The three words that best describe the Supreme Court’s decisions this term are text, history and tradition.
If that’s one word too many, try this: Originalism rules! And that’s a good thing.
The court considered several important constitutional cases this term. The split in most of these cases was six-to-three, with the “conservative” justices in the majority and the “liberal” justices in dissent.
In the biggest case, Dobbs v. Jackson Women’s Health Organization, a five-justice majority ruled the Constitution has no right to obtain an abortion. This overturned Roe v. Wade (1973) and Planned Parenthood v. Casey (1992).
Nearly 50 years ago, Justice Byron White, in his Roe dissent, wrote that the errant ruling represented an “exercise of raw judicial power.” Similarly, John Hart Ely, an eminent scholar who supported abortion rights, stated that Roe was “not constitutional law and g(ave) almost no sense of an obligation to try to be.”
Those views were reflected in the majority opinion for Dobbs, written by Justice Samuel Alito. He noted that the right to an abortion is not in the Constitution’s text, nor was it part of our nation’s history or traditions.
Indeed, virtually every state outlawed abortion when the Constitution and the 14th Amendment were ratified.
The court also decided on an important Second Amendment case, NY State Rifle & Pistol Assoc. v. Bruen. Justice Clarence Thomas wrote the six-to-three majority opinion, striking down a New York law requiring law-abiding citizens who passed a background check to demonstrate a “special need” — beyond a general desire to defend oneself — before being permitted to carry a firearm outside the home.
The court said that such a restriction was not supported by — drumroll please — either the amendment’s text or the nation’s historical traditions.
The court further stated that the amendment was the “product of an interest balancing by the people” and that it was improper for a court to engage in a “judge-empowering interest-balancing inquiry” once the protections of the amendment had been properly invoked.
In an important religious liberty case, Kennedy v. Bremerton School District, Justice Neil Gorsuch wrote the six-justice majority opinion ruling that a school violated the free exercise and free speech rights of a high school football coach when it fired him for offering a silent post-game prayer at midfield.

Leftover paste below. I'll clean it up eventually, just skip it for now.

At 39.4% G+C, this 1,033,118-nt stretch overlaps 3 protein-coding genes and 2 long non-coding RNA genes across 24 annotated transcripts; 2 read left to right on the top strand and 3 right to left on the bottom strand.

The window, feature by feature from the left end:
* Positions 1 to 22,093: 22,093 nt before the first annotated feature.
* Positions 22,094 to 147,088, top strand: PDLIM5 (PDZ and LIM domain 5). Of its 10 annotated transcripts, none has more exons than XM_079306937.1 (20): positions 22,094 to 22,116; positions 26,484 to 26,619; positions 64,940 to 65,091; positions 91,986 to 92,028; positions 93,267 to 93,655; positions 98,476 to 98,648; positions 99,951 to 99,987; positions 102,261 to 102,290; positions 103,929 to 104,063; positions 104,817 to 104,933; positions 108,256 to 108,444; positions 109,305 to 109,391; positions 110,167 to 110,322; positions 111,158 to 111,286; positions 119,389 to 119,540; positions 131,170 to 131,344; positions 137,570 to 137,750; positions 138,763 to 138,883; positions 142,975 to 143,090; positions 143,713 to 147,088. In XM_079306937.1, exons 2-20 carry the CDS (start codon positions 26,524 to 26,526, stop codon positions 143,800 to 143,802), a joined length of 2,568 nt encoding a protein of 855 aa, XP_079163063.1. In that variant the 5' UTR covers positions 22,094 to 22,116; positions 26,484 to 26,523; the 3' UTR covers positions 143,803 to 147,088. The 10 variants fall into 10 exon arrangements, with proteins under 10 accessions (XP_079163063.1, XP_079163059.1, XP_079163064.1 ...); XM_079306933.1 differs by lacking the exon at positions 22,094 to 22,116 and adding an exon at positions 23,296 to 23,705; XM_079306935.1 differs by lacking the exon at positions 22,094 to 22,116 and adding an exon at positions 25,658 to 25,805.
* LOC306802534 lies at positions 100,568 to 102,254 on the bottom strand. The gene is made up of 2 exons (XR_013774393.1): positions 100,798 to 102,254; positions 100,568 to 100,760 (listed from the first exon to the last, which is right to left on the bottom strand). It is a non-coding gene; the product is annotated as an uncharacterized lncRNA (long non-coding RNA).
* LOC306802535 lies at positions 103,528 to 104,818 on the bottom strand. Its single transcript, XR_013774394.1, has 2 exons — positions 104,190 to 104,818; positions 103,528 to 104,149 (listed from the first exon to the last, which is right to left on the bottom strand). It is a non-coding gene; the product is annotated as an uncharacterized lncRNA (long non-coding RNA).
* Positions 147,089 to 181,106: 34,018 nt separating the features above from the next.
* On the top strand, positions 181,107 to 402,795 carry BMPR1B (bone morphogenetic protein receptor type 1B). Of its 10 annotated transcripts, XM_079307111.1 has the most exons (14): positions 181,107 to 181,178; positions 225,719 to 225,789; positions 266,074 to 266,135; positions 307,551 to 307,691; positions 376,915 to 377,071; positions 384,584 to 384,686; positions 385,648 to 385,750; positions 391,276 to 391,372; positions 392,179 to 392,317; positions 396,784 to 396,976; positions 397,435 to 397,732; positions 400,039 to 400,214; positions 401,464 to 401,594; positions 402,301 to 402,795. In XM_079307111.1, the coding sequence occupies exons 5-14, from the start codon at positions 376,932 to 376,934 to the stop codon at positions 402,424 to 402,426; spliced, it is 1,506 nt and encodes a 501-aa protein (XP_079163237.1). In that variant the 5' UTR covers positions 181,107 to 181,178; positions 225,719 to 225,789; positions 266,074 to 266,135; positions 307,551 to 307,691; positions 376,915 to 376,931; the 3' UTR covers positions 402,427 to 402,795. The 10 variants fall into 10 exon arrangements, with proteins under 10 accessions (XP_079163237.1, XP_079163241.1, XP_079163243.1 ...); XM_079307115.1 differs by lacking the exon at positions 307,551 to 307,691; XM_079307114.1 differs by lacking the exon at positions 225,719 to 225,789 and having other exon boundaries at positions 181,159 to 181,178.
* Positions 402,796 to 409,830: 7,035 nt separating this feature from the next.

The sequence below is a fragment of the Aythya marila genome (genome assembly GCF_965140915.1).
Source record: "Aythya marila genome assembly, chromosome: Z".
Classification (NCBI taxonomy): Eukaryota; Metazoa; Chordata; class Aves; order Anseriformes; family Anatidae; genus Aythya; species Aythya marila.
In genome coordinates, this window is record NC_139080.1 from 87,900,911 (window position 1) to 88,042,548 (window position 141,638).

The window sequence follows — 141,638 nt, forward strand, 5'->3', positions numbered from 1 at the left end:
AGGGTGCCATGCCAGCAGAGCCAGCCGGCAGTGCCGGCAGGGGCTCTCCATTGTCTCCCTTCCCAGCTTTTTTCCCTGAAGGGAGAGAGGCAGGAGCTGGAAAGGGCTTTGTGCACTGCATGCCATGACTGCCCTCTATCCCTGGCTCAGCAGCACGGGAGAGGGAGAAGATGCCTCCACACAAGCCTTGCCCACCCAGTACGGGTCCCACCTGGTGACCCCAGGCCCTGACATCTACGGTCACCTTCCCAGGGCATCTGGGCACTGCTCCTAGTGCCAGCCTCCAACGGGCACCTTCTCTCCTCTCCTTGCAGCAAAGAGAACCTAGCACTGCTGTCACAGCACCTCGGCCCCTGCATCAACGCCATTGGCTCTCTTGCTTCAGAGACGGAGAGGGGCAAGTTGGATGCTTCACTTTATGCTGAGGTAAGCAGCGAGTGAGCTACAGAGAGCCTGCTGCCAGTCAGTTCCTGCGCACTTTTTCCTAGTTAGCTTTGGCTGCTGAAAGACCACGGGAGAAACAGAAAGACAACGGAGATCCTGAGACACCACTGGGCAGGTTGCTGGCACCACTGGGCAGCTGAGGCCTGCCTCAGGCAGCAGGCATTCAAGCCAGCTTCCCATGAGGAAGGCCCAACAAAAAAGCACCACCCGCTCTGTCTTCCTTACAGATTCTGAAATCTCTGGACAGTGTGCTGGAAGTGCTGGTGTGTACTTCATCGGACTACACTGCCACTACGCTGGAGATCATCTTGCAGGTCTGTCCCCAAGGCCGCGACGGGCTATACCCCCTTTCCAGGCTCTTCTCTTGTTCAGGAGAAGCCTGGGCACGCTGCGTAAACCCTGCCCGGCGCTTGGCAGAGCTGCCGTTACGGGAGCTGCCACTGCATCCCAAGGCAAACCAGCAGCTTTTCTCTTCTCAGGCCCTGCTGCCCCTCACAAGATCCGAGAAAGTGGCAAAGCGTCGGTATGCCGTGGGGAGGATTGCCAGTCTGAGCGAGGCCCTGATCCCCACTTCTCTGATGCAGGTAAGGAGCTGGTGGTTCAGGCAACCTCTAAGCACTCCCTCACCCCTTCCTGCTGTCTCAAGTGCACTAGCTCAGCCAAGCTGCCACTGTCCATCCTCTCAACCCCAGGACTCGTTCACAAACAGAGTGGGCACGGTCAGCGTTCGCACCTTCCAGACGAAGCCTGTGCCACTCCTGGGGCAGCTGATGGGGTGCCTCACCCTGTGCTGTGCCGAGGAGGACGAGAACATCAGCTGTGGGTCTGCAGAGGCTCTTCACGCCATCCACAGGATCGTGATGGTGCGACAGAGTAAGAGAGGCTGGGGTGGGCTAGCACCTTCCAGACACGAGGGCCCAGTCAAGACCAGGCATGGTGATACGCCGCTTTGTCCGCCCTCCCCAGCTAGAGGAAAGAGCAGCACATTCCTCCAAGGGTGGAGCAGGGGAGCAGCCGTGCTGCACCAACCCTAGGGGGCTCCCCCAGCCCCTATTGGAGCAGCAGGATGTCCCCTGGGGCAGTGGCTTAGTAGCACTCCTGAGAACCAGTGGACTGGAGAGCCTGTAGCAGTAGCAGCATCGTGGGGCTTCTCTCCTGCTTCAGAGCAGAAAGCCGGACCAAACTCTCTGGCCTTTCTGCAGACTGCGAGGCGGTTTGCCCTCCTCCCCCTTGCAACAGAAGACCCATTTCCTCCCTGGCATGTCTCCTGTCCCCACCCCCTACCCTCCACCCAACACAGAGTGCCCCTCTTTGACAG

The court relied upon — you guessed it — “historical practices” and the “original meaning” of the First Amendment’s text in reaching its decision.
The court also finally declared that the court’s much-criticized three-part test for analyzing Establishment Clause cases, promulgated in Lemon v. Kurtzman (1971) — which Justice Antonin Scalia once described as “some ghoul in a late-night horror movie that repeatedly sits up in its grave and shuffles abroad, after being repeatedly killed and buried” — was indeed dead.
The court also sided with religious adherents in other significant religious liberty and free speech cases, including Carson v. Makin, Shurtleff v. City of Boston, and Ramirez v. Collier. Sen. Ted Cruz also won a significant victory against the Federal Election Commission in which the court, again by a six-to-three vote, held that an FEC rule violated the First Amendment rights of candidates wishing to make personal loans to their own campaigns to engage in pure political speech.
And in NFIB v. OSHA, West Virginia v. EPA and Alabama Assoc. of Realtors v. HHS, the court (again via 6-3 votes) held that separation-of-powers principles require Congress to speak clearly before an administrative agency consisting of unaccountable bureaucrats can exercise nearly unlimited power over decisions of great “economic and political significance.”
In his dissenting opinion in the infamous case of Dred Scott v. Sandford, Justice Benjamin Curtis stated: “When a strict interpretation of the Constitution, according to the fixed rules which govern the interpretation of laws, is abandoned, and the theoretical opinions of individuals are allowed to control its meaning, we have no longer a Constitution; we are under the government of individual men who, for the time being, have power to declare what the Constitution is according to their views of what it ought to mean.”
During this momentous term, the court made great strides toward interpreting the Constitution with fidelity and restoring the rights of all Americans to govern themselves — with the exception of those few individual rights that are delineated in our Constitution or firmly rooted in our nation’s historical traditions — debating, persuading and deciding contentious issues directly or through their elected representatives.
In terms of interpreting and adhering to the Constitution, I give the court an “A-plus.”
John G. Malcolm is a Heritage Foundation vice president and the director of the think tank’s Meese Center for Legal and Judicial Studies. He wrote this for InsideSources.com.